One of my great joys in life is mocking my wife’s primitive ways in the kitchen. We live minutes away from several cooking stores that sell the latest in kitchen gadgetry, but no!, my wife is content, even joyful at the prospect of grinding pepper in late grandmother’s molcajete when she needs it.
I don’t have the patience for this anthropological field work. When I’m hungry, I grab and go. If there’s no pepper, I do without. Who am I kidding? I go to Noah’s on most mornings.
My wife’s a fabulous cook but I can’t help but mock her ethnic ways. We listen to too much NPR and drink too much coffee in our house, so in the morning, I walk around the kitchen and pretend I’m a field reporter in some remote Mexican village.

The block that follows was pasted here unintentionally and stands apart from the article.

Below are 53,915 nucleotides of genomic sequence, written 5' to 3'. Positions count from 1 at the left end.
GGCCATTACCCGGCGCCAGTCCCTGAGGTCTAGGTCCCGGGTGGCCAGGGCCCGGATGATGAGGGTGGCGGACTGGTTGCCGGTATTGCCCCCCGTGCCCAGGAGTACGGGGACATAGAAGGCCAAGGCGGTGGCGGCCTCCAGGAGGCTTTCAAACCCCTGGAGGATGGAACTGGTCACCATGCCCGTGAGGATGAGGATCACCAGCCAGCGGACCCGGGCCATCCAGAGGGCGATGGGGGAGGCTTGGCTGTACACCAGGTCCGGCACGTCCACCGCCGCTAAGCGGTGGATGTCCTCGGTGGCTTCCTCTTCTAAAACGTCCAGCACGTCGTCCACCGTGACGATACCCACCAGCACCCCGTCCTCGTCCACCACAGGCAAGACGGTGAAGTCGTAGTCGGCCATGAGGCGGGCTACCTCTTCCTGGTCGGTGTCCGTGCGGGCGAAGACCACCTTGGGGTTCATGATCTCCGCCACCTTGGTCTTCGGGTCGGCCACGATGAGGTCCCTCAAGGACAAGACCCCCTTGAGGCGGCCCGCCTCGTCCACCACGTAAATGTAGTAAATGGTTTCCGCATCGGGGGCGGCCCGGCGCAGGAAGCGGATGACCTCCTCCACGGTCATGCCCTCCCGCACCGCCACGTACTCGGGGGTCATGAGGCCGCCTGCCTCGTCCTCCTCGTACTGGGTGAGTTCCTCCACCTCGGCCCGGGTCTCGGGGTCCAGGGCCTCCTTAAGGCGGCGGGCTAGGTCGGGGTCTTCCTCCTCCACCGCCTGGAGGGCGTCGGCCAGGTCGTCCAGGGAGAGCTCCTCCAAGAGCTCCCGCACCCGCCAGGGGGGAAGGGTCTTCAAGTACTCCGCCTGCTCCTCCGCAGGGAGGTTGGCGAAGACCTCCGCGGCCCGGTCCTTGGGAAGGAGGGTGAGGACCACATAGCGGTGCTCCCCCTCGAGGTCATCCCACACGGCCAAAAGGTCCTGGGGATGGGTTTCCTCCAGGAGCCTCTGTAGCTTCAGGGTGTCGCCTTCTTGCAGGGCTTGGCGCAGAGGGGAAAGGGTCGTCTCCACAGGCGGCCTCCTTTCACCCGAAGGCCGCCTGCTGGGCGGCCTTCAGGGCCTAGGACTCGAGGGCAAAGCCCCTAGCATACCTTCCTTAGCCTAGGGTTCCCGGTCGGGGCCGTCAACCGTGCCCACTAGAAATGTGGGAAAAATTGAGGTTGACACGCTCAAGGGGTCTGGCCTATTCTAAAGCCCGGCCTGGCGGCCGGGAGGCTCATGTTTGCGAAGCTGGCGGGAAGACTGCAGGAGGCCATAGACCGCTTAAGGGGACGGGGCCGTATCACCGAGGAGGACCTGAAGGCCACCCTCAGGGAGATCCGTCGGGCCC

High in the mountains of central Mexico, Xochitl rises early in the morning to grind the fiery pepper that will season her family’s food, as her ancestors have done for centuries.
I never realized how Americanized my upbringing was until I married my wife. She cringes when I tell her I never knew tacos were actually made with finely chopped, seasoned meet cooked on a grill, not ground beef. Which goes to show you how sheltered my upbringing was in Salinas, or how underground authentic Mexican cuisine was in those days. These days, you can’t walk 100 feet, it would seem, without running into a neighborhood taqueria.